If you wish, you can transfer your Member and Ancillary Benefit to another super fund if you are transitioning from the ADF into the civilian workforce. 

What happens if I discharge for medical reasons?

If you are discharged for medical reasons, you may be able to take your super as a pension under certain circumstances. This is called an invalidity pension and is classified as either Class A or B

A Class A invalidity means you are at 60% or more incapacity, while Class B refers to 30% or more incapacity but less than 60%. Class C invalidity refers to less than 30% incapacity and is often the same as non-medical discharge. 

The Class A pension is based on the value of the employer benefit you would have had if you had stayed in service until age 60. 

A Class B pension is either half the Class A rate or the Invalidity Benefit calculated on your actual service up to the time of discharge, whichever is greater.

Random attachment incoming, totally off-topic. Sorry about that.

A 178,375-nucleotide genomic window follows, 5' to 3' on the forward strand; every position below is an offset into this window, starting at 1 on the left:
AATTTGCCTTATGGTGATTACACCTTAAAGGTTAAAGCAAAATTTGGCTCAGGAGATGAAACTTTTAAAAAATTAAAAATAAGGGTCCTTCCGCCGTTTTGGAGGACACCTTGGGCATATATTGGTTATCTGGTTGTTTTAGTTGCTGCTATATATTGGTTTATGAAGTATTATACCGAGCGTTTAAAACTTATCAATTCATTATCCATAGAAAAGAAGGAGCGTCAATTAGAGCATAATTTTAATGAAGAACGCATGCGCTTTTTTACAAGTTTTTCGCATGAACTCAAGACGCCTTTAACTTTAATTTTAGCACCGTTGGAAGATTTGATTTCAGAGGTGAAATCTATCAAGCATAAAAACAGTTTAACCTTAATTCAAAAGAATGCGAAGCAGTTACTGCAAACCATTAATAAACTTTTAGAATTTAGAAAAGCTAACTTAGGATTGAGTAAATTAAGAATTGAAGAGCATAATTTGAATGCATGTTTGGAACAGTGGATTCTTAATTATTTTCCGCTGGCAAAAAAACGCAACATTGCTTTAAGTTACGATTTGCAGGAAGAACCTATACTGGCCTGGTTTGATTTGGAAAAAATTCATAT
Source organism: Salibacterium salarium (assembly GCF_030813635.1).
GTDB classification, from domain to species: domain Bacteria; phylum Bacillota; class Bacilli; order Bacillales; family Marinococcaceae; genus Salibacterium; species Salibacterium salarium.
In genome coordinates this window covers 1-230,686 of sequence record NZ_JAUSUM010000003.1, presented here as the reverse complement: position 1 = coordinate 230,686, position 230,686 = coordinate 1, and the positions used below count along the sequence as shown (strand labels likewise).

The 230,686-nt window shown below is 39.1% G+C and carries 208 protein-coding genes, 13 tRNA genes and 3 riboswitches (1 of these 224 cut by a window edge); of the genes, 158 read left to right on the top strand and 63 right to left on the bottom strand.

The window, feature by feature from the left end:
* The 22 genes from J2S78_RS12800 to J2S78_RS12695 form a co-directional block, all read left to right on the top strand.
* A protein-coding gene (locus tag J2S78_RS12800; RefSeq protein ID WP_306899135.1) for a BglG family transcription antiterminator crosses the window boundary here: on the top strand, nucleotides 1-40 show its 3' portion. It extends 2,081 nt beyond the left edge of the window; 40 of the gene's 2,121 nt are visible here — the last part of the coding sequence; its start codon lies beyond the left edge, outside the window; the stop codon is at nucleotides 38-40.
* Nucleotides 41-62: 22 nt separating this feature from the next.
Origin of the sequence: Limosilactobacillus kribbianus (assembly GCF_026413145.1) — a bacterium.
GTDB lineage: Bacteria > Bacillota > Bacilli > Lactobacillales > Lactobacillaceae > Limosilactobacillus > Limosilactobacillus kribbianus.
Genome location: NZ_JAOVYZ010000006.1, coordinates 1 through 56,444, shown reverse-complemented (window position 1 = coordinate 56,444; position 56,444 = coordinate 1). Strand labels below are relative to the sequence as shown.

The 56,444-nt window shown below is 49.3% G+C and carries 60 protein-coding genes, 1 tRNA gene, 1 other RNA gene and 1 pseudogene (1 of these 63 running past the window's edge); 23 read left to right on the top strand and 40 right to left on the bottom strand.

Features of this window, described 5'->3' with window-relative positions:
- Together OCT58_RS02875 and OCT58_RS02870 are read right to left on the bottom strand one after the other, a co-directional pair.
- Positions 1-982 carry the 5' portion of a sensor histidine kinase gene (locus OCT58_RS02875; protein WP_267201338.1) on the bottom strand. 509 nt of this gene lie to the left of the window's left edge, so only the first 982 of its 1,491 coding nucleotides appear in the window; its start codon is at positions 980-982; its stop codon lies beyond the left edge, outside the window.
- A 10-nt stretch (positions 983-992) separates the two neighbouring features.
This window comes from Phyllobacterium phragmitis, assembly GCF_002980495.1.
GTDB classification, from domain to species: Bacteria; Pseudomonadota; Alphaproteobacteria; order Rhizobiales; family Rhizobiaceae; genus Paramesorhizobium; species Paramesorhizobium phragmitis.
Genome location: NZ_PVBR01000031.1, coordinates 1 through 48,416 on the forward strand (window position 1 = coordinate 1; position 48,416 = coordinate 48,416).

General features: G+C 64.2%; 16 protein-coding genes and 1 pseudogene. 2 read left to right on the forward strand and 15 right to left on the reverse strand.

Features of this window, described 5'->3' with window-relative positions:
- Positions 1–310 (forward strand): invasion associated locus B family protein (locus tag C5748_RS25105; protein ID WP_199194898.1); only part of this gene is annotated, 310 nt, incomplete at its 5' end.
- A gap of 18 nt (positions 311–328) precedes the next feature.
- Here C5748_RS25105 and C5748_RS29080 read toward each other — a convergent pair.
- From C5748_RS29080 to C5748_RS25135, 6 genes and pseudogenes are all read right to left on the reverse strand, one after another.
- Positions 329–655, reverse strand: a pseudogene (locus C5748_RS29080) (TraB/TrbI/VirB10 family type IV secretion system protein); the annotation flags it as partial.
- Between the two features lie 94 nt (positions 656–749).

What is the Maximum Benefit Limit?

MSBS sets boundaries on the total benefit you can accumulate (excluding your Ancillary Benefit). MSBS has two Maximum Benefit Limits (MBLs)  – the pension MBL and lump sum MBL.  The lump sum MBL is lower than the pension MBL. 

When your MSBS super balance reaches the lump sum MBL, you can cease making contributions to your Member Benefit from your fortnightly pay. 

Once your MSBS super balance has reached the pension MBL you will not be able to continue making member contributions. 

If you discontinue member contributions, the productivity contributions made by Defence also cease.

The lump sum and pension MBLs are calculated based on your Final Average Salary. 

How is my money invested? 

MSBS invests the fund in five broad categories: cash, shares in companies, property,  infrastructure and government bonds. 

Members can choose four investment options – cash, income-focussed, balanced and aggressive. Remember, you can only invest your Member Benefit and Ancillary Benefit in one or more options.